In this example, the attribute of the RDN is CN, while its value is Anthony Raj. Furthermore, when you add the other RDNs of the object and separate them with a comma, you create the object’s DN.

Essentially, an object’s DN starts with its CN (commonName) and ends with its domain name.

CN=Anthony Raj,OU=Writers,DC=itechguides,DC=local

Contrast this with an object’s canonicalName which starts with the object’s domain name and ends with its name.

itechguides.local/Writers/Anthony Raj

Features Of CN (canonicalName vs commonName) In Active Directory

Features Of CN (canonicalName vs commonName) In Active Directory

To further understand the two CN attribute abbreviations of an Active Directory object, this section compares their features.

canonicalName Gives The Full Path To An AD Object, While commonName Gives Just The Object’s Name

The first major difference between canonicalName vs commonName (CN) is the way they name an Active Directory object.

canonicalName is a full name of an object starting from the root of the domain and ending at the object’s name. So, canonicalName gives you information about the full path to an AD object.

On the contrary, commonName gives some just the name of the object. So, without the full DN of an object, you cannot use its commonName to determine where it is located in the Active Directory hierarchy.

The first example below is the canonicalName of an AD user, “Anthony Raj”. Meanwhile, the second example is the same user, but this time, it is presented in the commonName format.

itechguides.local/Writers/Anthony Raj
CN=Anthony Raj

As I explained earlier, the canonicalName of the object – itechguides.local/Writers/Anthony Raj – tells me the full path to the object in the directory.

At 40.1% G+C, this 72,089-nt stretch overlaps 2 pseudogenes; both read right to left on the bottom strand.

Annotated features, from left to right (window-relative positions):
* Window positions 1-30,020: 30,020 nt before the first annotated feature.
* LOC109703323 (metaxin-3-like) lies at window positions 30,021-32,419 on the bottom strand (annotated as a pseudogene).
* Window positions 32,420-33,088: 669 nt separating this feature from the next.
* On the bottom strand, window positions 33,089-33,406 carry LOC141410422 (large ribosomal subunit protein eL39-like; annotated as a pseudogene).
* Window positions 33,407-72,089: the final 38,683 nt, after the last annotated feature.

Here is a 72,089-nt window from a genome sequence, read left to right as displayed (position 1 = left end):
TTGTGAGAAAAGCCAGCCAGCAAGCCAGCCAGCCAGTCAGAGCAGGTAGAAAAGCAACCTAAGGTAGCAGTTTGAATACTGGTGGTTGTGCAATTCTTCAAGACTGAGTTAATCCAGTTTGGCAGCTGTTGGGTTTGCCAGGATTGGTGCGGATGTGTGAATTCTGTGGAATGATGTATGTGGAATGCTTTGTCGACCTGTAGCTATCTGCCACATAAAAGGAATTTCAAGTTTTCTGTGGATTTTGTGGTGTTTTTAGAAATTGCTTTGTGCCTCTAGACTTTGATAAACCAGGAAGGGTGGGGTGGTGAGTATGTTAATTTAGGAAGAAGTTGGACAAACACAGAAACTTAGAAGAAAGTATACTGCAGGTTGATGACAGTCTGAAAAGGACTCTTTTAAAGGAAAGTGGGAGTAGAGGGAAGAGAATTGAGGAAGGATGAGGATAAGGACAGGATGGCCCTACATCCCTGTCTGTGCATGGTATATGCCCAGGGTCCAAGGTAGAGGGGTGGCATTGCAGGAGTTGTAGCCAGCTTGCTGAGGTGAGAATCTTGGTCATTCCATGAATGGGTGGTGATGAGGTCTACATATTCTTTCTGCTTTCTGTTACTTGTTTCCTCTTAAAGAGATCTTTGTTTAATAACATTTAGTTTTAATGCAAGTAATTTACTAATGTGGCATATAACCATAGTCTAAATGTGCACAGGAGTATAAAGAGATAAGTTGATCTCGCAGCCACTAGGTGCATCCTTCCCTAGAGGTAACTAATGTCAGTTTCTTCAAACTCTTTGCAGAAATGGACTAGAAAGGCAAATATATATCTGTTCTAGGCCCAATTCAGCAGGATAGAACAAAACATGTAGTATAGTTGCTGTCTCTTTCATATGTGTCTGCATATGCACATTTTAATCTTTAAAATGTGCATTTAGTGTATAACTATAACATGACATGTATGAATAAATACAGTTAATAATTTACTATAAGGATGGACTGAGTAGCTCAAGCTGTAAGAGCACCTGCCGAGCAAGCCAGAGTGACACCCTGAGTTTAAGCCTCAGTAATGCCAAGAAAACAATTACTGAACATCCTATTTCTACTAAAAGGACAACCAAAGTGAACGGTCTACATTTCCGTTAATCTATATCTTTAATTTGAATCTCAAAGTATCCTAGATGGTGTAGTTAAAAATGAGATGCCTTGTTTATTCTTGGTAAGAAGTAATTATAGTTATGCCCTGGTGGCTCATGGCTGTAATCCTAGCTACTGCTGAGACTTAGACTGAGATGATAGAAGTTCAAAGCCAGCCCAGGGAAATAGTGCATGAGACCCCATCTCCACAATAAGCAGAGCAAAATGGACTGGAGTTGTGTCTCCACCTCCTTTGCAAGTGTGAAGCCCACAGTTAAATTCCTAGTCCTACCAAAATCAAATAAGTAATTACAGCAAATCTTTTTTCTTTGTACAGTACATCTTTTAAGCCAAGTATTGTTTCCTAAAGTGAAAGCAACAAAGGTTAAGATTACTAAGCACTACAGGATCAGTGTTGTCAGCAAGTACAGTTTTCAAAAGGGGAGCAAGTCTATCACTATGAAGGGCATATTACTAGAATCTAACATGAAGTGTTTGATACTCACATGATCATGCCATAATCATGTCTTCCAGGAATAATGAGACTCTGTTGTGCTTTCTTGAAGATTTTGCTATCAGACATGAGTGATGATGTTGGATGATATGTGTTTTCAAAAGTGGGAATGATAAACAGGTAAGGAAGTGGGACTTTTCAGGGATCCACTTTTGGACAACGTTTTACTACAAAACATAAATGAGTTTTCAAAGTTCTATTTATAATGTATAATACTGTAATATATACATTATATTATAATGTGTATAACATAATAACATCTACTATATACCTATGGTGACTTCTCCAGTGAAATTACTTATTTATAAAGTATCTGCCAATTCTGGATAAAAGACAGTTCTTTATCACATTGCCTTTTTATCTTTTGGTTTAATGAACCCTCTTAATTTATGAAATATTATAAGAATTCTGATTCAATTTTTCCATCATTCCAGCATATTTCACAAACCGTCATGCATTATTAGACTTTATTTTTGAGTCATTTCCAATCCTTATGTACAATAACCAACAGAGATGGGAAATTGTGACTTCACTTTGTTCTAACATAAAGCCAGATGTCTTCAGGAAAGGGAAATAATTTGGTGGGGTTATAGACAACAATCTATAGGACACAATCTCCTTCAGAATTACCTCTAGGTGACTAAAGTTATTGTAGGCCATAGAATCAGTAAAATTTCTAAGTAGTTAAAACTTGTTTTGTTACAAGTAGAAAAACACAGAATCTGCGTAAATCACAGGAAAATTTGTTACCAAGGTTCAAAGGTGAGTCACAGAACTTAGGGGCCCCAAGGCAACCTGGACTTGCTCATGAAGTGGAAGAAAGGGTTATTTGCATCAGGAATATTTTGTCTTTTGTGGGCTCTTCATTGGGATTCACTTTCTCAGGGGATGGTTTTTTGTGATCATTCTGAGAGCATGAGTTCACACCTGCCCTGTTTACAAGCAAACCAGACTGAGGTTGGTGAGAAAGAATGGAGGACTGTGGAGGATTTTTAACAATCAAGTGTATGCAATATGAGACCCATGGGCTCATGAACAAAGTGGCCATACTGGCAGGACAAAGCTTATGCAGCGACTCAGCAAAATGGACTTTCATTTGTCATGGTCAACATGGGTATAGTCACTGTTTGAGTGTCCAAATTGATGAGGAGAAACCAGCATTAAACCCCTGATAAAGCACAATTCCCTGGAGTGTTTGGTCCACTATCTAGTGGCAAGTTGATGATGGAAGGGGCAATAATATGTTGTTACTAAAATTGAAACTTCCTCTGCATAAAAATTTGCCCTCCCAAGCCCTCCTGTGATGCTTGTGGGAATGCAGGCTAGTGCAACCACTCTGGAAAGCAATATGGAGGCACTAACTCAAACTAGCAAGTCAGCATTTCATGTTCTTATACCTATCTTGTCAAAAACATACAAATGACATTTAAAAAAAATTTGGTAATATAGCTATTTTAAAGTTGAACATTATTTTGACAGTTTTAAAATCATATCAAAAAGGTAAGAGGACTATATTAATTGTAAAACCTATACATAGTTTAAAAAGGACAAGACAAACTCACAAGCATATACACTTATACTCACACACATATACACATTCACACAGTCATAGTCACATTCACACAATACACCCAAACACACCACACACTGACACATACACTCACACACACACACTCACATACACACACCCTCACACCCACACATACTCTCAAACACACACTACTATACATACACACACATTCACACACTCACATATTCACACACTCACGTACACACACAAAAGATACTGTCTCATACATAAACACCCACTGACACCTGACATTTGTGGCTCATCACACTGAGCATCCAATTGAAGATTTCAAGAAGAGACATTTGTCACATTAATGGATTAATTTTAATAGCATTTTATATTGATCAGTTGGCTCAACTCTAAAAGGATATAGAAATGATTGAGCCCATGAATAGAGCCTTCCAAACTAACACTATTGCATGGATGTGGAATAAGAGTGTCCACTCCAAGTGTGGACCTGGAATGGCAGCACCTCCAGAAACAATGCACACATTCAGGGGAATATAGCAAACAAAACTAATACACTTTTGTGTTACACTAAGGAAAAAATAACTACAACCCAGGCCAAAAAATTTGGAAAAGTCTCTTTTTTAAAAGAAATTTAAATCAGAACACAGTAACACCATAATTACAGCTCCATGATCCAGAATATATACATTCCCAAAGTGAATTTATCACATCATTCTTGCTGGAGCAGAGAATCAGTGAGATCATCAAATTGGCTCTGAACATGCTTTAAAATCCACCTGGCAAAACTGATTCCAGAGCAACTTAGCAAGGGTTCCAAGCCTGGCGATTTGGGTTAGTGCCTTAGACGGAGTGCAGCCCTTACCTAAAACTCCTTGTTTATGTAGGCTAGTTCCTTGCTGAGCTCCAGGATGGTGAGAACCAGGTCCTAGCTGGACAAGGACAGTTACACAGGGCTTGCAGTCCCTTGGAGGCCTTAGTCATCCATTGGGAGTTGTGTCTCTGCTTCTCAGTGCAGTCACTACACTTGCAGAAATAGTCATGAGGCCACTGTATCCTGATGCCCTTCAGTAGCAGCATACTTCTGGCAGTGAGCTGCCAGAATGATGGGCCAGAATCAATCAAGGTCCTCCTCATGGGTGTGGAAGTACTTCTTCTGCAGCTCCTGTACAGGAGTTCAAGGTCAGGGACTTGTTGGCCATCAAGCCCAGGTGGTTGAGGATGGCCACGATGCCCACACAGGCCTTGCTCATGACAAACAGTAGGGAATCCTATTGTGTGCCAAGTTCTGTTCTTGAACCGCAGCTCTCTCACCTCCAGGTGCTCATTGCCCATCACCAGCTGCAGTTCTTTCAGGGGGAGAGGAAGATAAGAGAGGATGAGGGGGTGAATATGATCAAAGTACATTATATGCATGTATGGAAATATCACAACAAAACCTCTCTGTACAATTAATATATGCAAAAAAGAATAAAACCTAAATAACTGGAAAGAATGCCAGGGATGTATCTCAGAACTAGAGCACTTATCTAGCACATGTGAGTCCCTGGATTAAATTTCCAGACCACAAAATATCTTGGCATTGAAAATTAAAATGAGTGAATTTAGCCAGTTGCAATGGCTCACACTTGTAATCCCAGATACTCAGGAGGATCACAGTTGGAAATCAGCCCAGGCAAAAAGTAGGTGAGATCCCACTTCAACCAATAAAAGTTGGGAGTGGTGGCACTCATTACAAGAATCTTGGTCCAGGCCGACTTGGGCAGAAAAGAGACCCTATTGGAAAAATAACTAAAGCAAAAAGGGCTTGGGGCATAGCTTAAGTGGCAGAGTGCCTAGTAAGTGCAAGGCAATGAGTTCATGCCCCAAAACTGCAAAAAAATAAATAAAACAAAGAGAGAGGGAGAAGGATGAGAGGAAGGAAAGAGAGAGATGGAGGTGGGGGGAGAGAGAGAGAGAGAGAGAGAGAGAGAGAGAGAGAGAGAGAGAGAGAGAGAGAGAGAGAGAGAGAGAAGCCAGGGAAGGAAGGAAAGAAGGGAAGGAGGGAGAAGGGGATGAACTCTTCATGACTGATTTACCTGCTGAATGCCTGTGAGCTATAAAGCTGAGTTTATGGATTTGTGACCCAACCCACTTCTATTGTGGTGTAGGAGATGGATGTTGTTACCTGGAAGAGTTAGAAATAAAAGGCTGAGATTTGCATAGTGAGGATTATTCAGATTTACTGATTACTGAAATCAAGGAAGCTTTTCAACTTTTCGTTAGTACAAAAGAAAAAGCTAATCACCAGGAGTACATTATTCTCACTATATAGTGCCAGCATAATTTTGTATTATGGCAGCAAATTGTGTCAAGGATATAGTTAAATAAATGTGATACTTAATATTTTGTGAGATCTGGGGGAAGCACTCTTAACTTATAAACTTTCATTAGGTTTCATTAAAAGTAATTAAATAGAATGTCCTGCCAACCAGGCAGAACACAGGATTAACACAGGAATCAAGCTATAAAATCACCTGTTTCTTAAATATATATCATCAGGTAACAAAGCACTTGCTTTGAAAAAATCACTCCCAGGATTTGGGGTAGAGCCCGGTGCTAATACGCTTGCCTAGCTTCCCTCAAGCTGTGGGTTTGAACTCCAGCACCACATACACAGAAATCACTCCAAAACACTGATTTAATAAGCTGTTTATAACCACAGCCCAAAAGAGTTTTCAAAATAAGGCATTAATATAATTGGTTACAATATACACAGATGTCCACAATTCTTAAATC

However, the commonName – CN=Anthony Raj – gives me just the name. To see the full path to the object, I need to see its DN (Distinguished Name).

CN=Anthony Raj,OU=Writers,DC=itechguides,DC=local

canonicalName Starts Naming From The Root Of The Domain, While commonName Starts Naming From The Object

This is another important difference between canonicalName vs commonName (CN) in Active Directory. If you look at the canonicalName below, it starts with the domain name that the object belongs.

itechguides.local/Writers/Anthony Raj

On the contrary, if you consider the commonName (part of a DN) below, the commonName (CN) of the object comes first, then it ends with the domain name the object belongs.

CN=Anthony Raj,OU=Writers,DC=itechguides,DC=local

canonicalName Is Separated By Forwards Slash (/) While DN Is Separated By Comma (,)

An Active Directory object’s Distinguished Name (which includes its commonName), is separated by a comma. Here is the example we used earlier in this article.

CN=Anthony Raj,OU=Writers,DC=itechguides,DC=local

As you can see, each part of the DN is separated by commas (,). Also, each attribute is paired to a value with an equal sign.